Why Colonel Sartoris?

Allow me to explain the puzzling title. Colonel Sartoris is William Faulkner's greatest character. He exemplifies those values that his society cherishes, namely tradition, patriarchy, courtliness, and courage. Though modernity's slow march tries to strip him of these things, Sartoris continues to live as he always has, knowing that "the past is never dead. It's not even past." He seeks order in the honorable folkways and mores of his forbears. Let us not forget his example.

Wednesday, August 15, 2012

Passive-Aggressive Conversations I Wish I Had: The Tow-Truck Dispatcher/AAA

[Setting: my office-building.  Outside, 8:30pm.  Of course, a storm--a torrential storm--has started to envelop us.  I am looking at a huge flatbed truck pulled up out front, and the driver is apologizing for being dispatched out here to a parking garage with a maximum clearance of 6 feet, 6 inches.  (NOTE: In real life, the guy couldn't have been nicer, and it wasn't his fault.)  I walk back inside the building, take the elevator back upstairs to my office, and call Triple A back.]

Mabes:  Yes, hi.  I just spoke with someone there recently about dispatching a technician and perhaps a tow truck my way . . .

AAA phone jockey:  Sir, are you in a safe place?

Mabes:  Yes, yes.  I'm fine.  Anyway, we just spoke . . .

AAA:     Sir, can I please have your member number?

Mabes:   Uh, yes.  It's ________________.

AAA:      Okay, thank you, sir.  And I see you just called us and a tow truck is on its way to you.

Mabes:    That's right.  It . . .

AAA:      Has the two truck not arrived?

Mabes:    I appreciate your thoroughness.  No, it's here.  I think that I might have mentioned it this last time, but I think I was fairly specific that I was at my office building, and that I was underground in a parking garage.

AAA:    Hold on, please; let me pull up your notes . . .

Mabes:   Well, it's okay now, but I said that because the ceilings are very low, and . . .

AAA:     Oh, yes!  We did put that down.

Mabes:    Well, I'm sure I should have been clearer, maybe, but I believe I mentioned a flat-bed and how that may not work?

AAA:     Well, we did not put that down, but we sure did note that you were in a low, underground parking deck.

Mabes:   Oh.  Okay.  Well, there's a very large flat-bed tow-truck outside right then.  And I mentioned specifically an electrical problem, right?

AAA:     Yes, it appears that you did!

Mabes:   Okay, well, because . . . you sent a flat-bed tow truck, but I don't think you sent a technician.  I mean, I could be wrong, but I was under the impression that you were sending one.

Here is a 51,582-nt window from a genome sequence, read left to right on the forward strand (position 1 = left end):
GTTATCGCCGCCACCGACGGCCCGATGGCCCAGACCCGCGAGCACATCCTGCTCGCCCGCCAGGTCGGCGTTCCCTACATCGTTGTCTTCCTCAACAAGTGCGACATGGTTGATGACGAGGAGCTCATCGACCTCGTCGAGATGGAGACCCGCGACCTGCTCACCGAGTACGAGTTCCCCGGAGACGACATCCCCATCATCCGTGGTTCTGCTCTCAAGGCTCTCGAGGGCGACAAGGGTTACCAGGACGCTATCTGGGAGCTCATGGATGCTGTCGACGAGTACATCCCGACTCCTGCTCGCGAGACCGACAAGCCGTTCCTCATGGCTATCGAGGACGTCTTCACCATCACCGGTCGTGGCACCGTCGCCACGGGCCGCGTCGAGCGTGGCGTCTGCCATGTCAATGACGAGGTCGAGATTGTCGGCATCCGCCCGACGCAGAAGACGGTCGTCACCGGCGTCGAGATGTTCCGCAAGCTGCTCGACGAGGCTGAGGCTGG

AAA:    Uh, let me check . . .

Mabes:   Oh, you don't worry about it.  The two-truck driver has already called his dispatcher and is requesting just a pickup truck with jumper cables, so that's okay.  I just wanted to double-check that I did in fact specify that the ceiling was very low, that a flat-bed might not work, and that I was possibly having electrical system problems?

AAA:  Yes, sir, actually . . .

Mabes:   Okay, thanks.  I just wanted to double-check!  I will call you if I need any further help.

Thursday, August 2, 2012

Big Oil: Meet Bain Capital

Big Oil, meet Bain Capital.  Just when you thought you had the won the war on the middle class and the environment, this upstart private equity firm unseats you from your self-proclaimed pedastal of Machiavellian backroom fatcat machinations.

Big Oil, is this amateur hour?!  Bain Capital is serious about wrecking the middle class and forcing people out of work.  You guys, though--what with your high-paying blue-collar jobs and quest for energy independence--are frankly giving a tad too much more than you take these days.

And the public has noticed.  Come on . . . if you're serious about being the arch-villain of the socio-political landscape, you need to step it up a little.  Ties between the White House, Halliburton, and the House of Saud?!  Puh-LEASE.   That is SO 2002. 

This is a full decade later, Big Oil.  We've advanced.  We're a post-Great-Recession society, and we've read Michael Lewis.  And, frankly, fracking is just too understandable and passe to really arouse any public interest.  We've got Main Street vs. Wall Street on our minds, not Main Street vs. Permian Basin divide.

But I've got some steps you can take:

1) Find some old tax returns from 2000-2008 that list Dick Cheney as some sort of director or manager.
2) Announce that you'll maybe close or consolidate a refinery, preferably one in a small town.  Better yet--sell it to China. (Even Bain didn't think of that!)
3) Maybe have find some way to drill a dry well, but still turn a profit.  I'm sure it can be done.